Restorations in St. John Henry Newman's Private Chapel, Rooms and Library

Many of our readers may remember our article on some of the liturgical effects of Cardinal Newman and as part of that we featured some images of his private chapel, located within his rooms at the Birmngham Oratory.  Unfortunately Newman's rooms have been in need of some restoration work, including within his private chapel and, thankfully, work has now been proceeding in this regard. One such example of such work was the restoration of the hanging canopy which was over top Newman's personal altar -- both dated to 1879 -- seen here below. As one can see, the materials had degraded on the canopy and the tasseled fringe was in danger of falling off.


Restoration efforts were undertaken to restore the canopy to its original form.


By way of additional notes, other restoration efforts are also taking place of a non-liturgical nature, including the restoration of the walls and wallpaper of the sainted cardinal's room and the restoration of his library.

Restoration work in Newman's library

Walls, ceiling and wallpaper (before restoration)

Newman's private study cleared for restoration efforts

After conservation

More information is provided below by the Birmingham Oratory, but let me make the point that the Oratory is trying to fundraise to help pay for these conservation efforts. If you're interested in helping toward this very worthy cause, please see their appeal or read below for further information.

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The Cardinal’s Library

Newman’s Library contains over 13,000 volumes, which were collected by him and are still as he arranged them, in a library of his design (loosely based on the senior library at Oriel College, where he was a fellow).

Over recent decades the lantern roof of the library had decayed, and all but one of the beams supporting one side of the roof had almost completely rotted away. It seems almost miraculous that it did not collapse – and it certainly would have done if left any longer. Metal poles were being used to prop up the weaker side of the roof.

The lantern roof has been entirely rebuilt, matching the old one almost exactly in appearance. As part of this work the roof has been re-pointed and re-leaded, along with wider external repairs to a large part of the roof of the Oratory House.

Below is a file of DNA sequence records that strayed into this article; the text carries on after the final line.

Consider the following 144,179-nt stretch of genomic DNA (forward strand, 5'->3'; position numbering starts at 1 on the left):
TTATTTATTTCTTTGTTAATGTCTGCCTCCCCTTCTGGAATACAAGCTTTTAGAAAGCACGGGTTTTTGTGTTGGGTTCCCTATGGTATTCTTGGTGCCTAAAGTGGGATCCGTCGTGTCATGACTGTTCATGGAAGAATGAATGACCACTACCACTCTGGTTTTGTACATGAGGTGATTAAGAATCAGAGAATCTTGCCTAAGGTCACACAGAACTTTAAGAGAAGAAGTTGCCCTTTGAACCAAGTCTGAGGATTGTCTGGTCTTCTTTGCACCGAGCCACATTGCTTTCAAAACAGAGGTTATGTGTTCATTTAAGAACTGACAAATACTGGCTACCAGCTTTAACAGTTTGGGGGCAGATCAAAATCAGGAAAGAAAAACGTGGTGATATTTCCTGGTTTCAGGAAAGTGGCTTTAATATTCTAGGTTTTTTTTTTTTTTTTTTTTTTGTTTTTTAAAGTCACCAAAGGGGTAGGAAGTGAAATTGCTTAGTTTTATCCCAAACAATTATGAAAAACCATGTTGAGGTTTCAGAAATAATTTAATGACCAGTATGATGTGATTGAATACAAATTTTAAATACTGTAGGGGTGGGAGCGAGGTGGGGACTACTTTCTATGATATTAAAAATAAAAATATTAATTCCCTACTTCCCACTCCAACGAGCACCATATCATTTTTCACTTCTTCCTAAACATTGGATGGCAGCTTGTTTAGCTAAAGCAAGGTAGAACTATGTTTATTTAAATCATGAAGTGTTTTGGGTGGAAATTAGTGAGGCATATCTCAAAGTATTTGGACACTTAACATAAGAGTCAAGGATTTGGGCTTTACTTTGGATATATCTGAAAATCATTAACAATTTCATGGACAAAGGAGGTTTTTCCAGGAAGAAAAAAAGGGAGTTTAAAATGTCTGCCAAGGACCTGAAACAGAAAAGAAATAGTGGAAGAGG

The work required all the books in the library removed and stored safely in archive-safe boxes, and removed to an aircraft hangar for the duration of the project. As part of this they were individually cleaned by specialist conservators, who also removed mould from several volumes.

All of the books have now been restored to their original places in the library, which is complete with a new roof, ensuring their safe storage and use for many years to come.

The Cardinal’s Room

The Cardinal’s Room is where St. John Henry Newman lived, prayed, read, wrote his many thousands of letters, composed his sermons, managed the running of the Oratory, etc., for the last 38 years of his life.

It was also the room in which he slept (each Oratorian has only a single room) until he was made a Cardinal, when his bedchamber was converted into his private chapel.

At this altar he said his daily Mass, overlooked by the many photographs and mementoes of departed friends for whom he prayed each day.

This room has been preserved, untouched, since Newman’s death in 1890. Books, objects, pictures, ornaments – all are as Newman left them on the last day of his mortal life.

Apart from a recently installed dehumidifier (part of the conservation works) the room contains no electricity for lighting or heating. To cross the threshold of the room is to leave behind the twenty-first century and step into the nineteenth.

It is a remarkable room, not only because of its historical interest and importance, but because it is the shrine of a Saint: every object in it constitutes a second-class relic. Its very survival is extraordinary.

Because the room was left untouched for 130 years, the ravages of time have taken their toll. Hence a major part of this building and restoration project has been the conservation of the Cardinal’s Room, without losing any of the original features that make the room unique and give it its extraordinary atmosphere.

This has required very conservative and specialist conservation work: re-plastering, restoring the original wallpaper (damaged by decades of damp), repairing damage to the ceiling, walls and floor, along with conservation of individual objects within the room (the baldacchino above Newman’s altar, for instance).

The Newman Appeal

The Work has cost £1.05 million of which half has been paid by a generous benefactor in the United States.

The Fathers of the Oratory have also made a significant contribution from our own resources.

There is still £316,000 left to raise.

The appeal is based at and donations can be made there, or directly via bank transfer:

Svenska Handelsbanken

Account Name - The Oratory of St. Philip Neri at Birmingham



Or cheque made out to ‘The Oratory’, addressing your envelope to:

The Newman Appeal,

141 Hagley Road,

Birmingham, United Kingdom.

B16 8UE

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